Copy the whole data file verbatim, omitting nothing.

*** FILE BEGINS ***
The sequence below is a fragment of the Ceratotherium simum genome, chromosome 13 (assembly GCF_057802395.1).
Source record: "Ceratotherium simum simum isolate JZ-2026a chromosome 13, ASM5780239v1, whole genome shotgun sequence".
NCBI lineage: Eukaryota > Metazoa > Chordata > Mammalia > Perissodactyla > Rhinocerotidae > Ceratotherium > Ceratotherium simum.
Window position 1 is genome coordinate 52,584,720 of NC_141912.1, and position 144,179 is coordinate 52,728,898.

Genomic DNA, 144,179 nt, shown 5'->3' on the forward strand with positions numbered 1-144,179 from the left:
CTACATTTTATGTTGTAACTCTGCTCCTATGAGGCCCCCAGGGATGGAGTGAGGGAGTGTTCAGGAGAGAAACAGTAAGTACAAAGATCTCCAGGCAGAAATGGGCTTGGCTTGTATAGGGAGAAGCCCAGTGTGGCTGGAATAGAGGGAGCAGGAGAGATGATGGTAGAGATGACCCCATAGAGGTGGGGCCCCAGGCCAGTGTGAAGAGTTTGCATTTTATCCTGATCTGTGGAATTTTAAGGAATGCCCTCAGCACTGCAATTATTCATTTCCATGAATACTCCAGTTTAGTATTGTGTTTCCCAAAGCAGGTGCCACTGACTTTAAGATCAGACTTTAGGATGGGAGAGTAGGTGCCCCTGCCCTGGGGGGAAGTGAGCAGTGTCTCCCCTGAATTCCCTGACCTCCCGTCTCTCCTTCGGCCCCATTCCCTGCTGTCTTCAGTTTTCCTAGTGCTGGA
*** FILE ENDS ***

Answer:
The sequence below is a fragment of the Ceratotherium simum genome, chromosome 13 (assembly GCF_057802395.1).
Source record: "Ceratotherium simum simum isolate JZ-2026a chromosome 13, ASM5780239v1, whole genome shotgun sequence".
NCBI lineage: Eukaryota > Metazoa > Chordata > Mammalia > Perissodactyla > Rhinocerotidae > Ceratotherium > Ceratotherium simum.
Window position 1 is genome coordinate 52,584,720 of NC_141912.1, and position 144,179 is coordinate 52,728,898.

Genomic DNA, 144,179 nt, shown 5'->3' on the forward strand with positions numbered 1-144,179 from the left:
CTACATTTTATGTTGTAACTCTGCTCCTATGAGGCCCCCAGGGATGGAGTGAGGGAGTGTTCAGGAGAGAAACAGTAAGTACAAAGATCTCCAGGCAGAAATGGGCTTGGCTTGTATAGGGAGAAGCCCAGTGTGGCTGGAATAGAGGGAGCAGGAGAGATGATGGTAGAGATGACCCCATAGAGGTGGGGCCCCAGGCCAGTGTGAAGAGTTTGCATTTTATCCTGATCTGTGGAATTTTAAGGAATGCCCTCAGCACTGCAATTATTCATTTCCATGAATACTCCAGTTTAGTATTGTGTTTCCCAAAGCAGGTGCCACTGACTTTAAGATCAGACTTTAGGATGGGAGAGTAGGTGCCCCTGCCCTGGGGGGAAGTGAGCAGTGTCTCCCCTGAATTCCCTGACCTCCCGTCTCTCCTTCGGCCCCATTCCCTGCTGTCTTCAGTTTTCCTAGTGCTGGA